The Seed Bead kits are used to create a seed stock for performing subsequent seeding experiments. The Seed Bead kits contains 24 Seed Bead Tubes, a special 1.5 ml microcentrifuge tube, shaped to maintain the seed in the sample during mixing. Each tube is configured with a PTFE, Stainless Steel, Zirconium Silicate Ceramic, or Glass Seed Beads.
Seeding allows one to grow crystals in the metastable zone. Crystallization in this zone provides control, reproducibility and an improved likelihood of a successful crystallization experiment. Also, crystals can grow from seeds but cannot spontaneously nucleate. By placing a seed or solution of seeds in a drop which is saturated to the metastable zone, one can use the seeds to grow larger single crystals. By controlling the number of seeds introduced into the drop, one can control the number of crystals grown. It is not practically possible to measure and know the number of seeds introduced to a drop, but by performing serial dilutions from a concentrated seed stock, one can control the number of crystals grown in the drop.
Using the Seed Bead kits, one can create crystal seed stock for subsequent seeding experiments. Crystals are placed in the microcentrifuge tube with the Seed Bead(s) and either vortexed or sonicated to generate a seed stock. Then by performing serial dilutions, one can control the number and size of crystals in the experiment.
The Seed Bead kit is useful for the preparation of seed stocks for automated and semi-automated microseeding (D’Arcy 2007, Harlos 2008).
Each Seed Bead Kit (HR2-320) contains 24 special microcentrifuge tubes, each tube containing a single 3mm PTFE Seed Bead.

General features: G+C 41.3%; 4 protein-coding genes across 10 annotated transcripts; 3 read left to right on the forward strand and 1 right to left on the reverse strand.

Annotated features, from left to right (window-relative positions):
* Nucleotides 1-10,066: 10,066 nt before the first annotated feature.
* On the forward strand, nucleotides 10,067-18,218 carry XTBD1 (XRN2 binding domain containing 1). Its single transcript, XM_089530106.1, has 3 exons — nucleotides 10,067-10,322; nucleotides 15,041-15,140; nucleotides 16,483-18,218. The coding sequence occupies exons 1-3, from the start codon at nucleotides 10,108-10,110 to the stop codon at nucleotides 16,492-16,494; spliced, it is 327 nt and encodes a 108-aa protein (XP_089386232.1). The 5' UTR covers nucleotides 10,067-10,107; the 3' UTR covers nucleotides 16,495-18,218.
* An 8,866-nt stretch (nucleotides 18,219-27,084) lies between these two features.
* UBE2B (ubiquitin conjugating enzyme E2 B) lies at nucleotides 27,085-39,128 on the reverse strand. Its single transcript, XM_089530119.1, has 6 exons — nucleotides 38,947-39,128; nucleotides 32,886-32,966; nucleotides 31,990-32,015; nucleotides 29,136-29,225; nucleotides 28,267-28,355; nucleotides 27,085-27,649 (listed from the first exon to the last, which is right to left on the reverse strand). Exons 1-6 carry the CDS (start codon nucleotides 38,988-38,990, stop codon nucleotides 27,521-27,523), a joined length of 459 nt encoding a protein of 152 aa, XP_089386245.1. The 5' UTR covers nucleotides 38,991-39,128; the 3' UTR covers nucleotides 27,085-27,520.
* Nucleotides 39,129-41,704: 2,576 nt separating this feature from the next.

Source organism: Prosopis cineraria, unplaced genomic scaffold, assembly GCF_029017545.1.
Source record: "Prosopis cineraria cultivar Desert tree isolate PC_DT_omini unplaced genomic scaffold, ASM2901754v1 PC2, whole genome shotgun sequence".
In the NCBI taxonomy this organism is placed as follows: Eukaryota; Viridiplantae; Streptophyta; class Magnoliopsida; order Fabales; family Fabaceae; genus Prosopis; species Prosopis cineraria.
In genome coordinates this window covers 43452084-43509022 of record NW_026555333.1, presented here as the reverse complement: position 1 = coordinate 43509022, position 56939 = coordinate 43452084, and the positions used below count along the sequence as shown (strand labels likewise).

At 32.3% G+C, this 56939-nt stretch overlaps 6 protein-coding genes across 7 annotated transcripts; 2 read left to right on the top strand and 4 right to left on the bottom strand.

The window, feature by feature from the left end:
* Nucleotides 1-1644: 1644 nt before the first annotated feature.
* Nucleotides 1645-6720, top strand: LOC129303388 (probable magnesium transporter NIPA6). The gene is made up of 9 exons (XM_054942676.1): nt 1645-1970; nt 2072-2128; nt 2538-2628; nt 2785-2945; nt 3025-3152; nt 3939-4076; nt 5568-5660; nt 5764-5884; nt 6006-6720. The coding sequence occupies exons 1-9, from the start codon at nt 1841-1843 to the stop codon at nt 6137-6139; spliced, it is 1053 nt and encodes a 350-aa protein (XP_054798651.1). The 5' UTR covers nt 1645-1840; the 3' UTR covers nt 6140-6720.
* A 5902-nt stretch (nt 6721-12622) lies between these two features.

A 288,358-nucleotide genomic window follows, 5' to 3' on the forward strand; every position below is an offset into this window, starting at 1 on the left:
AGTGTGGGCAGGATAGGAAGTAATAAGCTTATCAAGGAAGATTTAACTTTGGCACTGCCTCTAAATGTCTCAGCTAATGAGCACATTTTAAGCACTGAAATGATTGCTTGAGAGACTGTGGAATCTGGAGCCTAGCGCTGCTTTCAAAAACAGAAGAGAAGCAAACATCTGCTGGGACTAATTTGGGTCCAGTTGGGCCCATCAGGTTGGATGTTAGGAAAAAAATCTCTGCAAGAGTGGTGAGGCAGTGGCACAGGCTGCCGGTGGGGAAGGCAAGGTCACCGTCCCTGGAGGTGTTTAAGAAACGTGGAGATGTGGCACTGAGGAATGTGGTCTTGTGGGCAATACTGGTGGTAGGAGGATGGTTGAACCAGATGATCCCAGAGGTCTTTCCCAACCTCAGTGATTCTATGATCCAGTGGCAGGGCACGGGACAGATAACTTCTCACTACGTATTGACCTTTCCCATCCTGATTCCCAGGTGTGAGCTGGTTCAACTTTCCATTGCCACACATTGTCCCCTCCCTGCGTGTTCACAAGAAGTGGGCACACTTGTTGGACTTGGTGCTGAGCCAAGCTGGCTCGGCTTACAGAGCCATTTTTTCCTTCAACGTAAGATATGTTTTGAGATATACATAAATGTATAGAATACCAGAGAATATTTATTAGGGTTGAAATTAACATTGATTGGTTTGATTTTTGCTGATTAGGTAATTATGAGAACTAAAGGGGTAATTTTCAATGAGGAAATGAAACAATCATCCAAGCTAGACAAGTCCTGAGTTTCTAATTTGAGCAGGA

Each Seed Bead Steel Kit (HR4-780) contains 24 special microcentrifuge tubes, each tube containing a six 1.6 mm Stainless Steel Seed Beads.
Each Seed Bead Ceramic Kit (HR4-781) contains 24 special microcentrifuge tubes, each tube containing a ten 1.0 mm Zirconium Silicate Ceramic Seed Beads.
Each Seed Bead Glass Kit (HR4-782) contains 24 special microcentrifuge tubes, each tube containing a ten 1.0 mm Glass Seed Beads.
1. Stura, E.A., Wilson, I.A., Methods: A Companion to Methods in Enzymology (1990) 1, 38-49.
2. Stura, E.A., Wilson, I.A., \"Seeding Techniques\" in Crystallization of Nucleic Acids and Proteins: A Practical Approach. Oxford University Press (1992) 99-126.
3. A method to produce microseed stock for use in the crystallization of biological macromolecules Luft, J.R., DeTitta, G.T. Acta Cryst. (1999). D55, 988-993.
4. J.R. Luft and G.T. DeTitta, Methods in Enzymology (1997) 276, 110-131.
5. Structure of an orthorhombic form of xylanase II from Trichoderma reesei and analysis of thermal displacement. Watanabe et al. Acta Cryst. (2006). D62, 784-792.
6. Crystallization and preliminary crystallographic analysis of p40phox, a regulatory subunit of NADPH oxidase. K. Honbou, S. Yuzawa, N. N. Suzuki, Y. Fujioka, H. Sumimoto and F. Inagaki. Acta Cryst. (2006). F62, 1021-1023 (Used seed bead to optimize)
7. Purification, crystallization and preliminary X-ray diffraction study of human ribosomal protein L10 core domain. Yuji Kobayashi et al. Acta Cryst. (2007). F63, 950-952
8. An automated microseed matrix-screening method. Allan D′Arcy, Frederic Villard and May Marsh. Acta Cryst. (2007). D63, 550-554
9. The role of bias in crystallization conditions in automated microseeding. Edwin Pozharski et al. Acta Cryst. (2008). D64, 1222-1227.
10. Transmission electron microscopy for the evaluation and optimization of crystal growth. Hilary P. Stevenson & Guillermo Calero et al. Acta Cryst. (2016) D72, 603-615.
11. Microseed matrix screening for optimization in protein crystallization: what have we learned? D\'Arcy A, Bergfors T, Cowan-Jacob SW, Marsh M. Acta Crystallogr F Struct Biol Commun. 2014 Sep;70 (Pt 9):1117-26. doi: 10.1107/S2053230X14015507. Epub 2014 Aug 29.